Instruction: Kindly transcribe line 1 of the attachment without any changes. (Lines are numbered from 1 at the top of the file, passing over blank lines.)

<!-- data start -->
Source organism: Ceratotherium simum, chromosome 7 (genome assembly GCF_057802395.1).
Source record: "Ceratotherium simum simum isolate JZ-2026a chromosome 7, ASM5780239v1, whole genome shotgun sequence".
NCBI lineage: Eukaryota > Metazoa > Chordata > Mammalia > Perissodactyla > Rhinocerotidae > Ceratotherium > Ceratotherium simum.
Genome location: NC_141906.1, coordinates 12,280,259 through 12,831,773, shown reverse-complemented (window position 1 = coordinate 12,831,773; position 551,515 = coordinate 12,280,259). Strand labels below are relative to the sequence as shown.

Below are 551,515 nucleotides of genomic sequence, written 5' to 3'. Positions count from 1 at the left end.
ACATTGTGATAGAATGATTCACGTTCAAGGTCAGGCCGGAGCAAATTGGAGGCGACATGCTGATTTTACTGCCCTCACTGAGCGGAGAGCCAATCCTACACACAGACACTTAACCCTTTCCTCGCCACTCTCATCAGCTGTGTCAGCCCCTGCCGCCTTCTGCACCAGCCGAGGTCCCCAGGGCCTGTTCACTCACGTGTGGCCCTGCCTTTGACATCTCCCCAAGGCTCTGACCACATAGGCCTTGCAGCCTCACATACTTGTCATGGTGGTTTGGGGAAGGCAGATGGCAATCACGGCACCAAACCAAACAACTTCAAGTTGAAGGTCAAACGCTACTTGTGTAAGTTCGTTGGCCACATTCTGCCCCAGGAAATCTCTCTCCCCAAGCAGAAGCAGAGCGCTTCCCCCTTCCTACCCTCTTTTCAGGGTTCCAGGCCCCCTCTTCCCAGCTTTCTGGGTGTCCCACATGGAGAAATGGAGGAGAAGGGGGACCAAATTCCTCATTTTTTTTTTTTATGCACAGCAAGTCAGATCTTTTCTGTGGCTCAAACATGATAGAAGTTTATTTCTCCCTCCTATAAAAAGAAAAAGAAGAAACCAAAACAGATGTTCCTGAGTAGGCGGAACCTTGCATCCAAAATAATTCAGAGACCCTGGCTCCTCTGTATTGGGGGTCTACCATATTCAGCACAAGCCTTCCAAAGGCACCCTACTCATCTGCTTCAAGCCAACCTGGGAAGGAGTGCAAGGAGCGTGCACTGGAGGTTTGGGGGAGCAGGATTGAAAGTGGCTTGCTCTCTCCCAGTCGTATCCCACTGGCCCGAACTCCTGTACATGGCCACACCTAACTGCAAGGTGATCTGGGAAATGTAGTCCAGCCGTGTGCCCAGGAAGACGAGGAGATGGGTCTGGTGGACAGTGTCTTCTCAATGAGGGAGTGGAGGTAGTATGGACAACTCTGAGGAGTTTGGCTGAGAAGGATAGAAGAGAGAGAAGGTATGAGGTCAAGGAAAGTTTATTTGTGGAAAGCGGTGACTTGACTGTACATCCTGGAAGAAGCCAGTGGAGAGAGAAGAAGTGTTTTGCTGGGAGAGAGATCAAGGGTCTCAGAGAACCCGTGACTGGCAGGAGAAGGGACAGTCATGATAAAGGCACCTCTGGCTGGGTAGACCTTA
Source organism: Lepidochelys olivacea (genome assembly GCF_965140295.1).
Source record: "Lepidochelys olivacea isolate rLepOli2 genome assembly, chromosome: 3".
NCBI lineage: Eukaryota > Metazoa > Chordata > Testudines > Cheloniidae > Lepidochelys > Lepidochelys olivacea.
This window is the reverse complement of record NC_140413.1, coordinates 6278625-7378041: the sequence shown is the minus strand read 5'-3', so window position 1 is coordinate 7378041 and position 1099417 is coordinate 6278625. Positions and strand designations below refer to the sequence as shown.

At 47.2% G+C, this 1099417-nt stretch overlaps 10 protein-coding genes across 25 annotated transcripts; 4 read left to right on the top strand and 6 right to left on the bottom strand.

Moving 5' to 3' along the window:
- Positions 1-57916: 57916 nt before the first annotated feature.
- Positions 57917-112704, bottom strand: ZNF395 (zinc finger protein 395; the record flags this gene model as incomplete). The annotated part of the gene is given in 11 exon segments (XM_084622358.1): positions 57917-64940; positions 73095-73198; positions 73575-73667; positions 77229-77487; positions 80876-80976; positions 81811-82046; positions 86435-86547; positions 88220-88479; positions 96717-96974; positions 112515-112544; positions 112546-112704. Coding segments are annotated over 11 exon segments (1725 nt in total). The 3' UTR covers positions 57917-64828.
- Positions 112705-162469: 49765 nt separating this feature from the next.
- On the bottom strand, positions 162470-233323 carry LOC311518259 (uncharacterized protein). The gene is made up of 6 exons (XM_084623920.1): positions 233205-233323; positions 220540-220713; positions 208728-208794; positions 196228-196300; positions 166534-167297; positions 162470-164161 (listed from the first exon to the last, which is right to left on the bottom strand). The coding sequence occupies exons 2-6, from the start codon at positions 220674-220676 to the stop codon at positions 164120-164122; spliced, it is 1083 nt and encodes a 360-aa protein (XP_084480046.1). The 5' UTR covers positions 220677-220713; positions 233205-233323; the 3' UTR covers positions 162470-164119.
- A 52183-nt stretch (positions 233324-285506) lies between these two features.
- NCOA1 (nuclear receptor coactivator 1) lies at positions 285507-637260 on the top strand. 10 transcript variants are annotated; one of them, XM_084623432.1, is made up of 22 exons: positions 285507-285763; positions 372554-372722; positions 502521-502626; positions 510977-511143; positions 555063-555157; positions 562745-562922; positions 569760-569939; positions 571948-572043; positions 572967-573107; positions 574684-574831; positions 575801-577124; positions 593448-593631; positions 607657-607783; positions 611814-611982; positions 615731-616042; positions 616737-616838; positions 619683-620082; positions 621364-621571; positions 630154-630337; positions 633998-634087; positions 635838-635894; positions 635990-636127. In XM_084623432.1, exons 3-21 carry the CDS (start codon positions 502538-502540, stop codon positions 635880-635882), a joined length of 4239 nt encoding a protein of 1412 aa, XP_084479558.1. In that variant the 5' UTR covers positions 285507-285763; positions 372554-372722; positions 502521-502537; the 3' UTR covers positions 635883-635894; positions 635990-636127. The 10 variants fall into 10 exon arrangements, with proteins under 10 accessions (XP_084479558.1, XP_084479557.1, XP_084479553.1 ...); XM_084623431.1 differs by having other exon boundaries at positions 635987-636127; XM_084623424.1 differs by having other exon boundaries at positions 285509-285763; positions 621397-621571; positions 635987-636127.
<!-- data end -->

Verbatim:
Source organism: Ceratotherium simum, chromosome 7 (genome assembly GCF_057802395.1).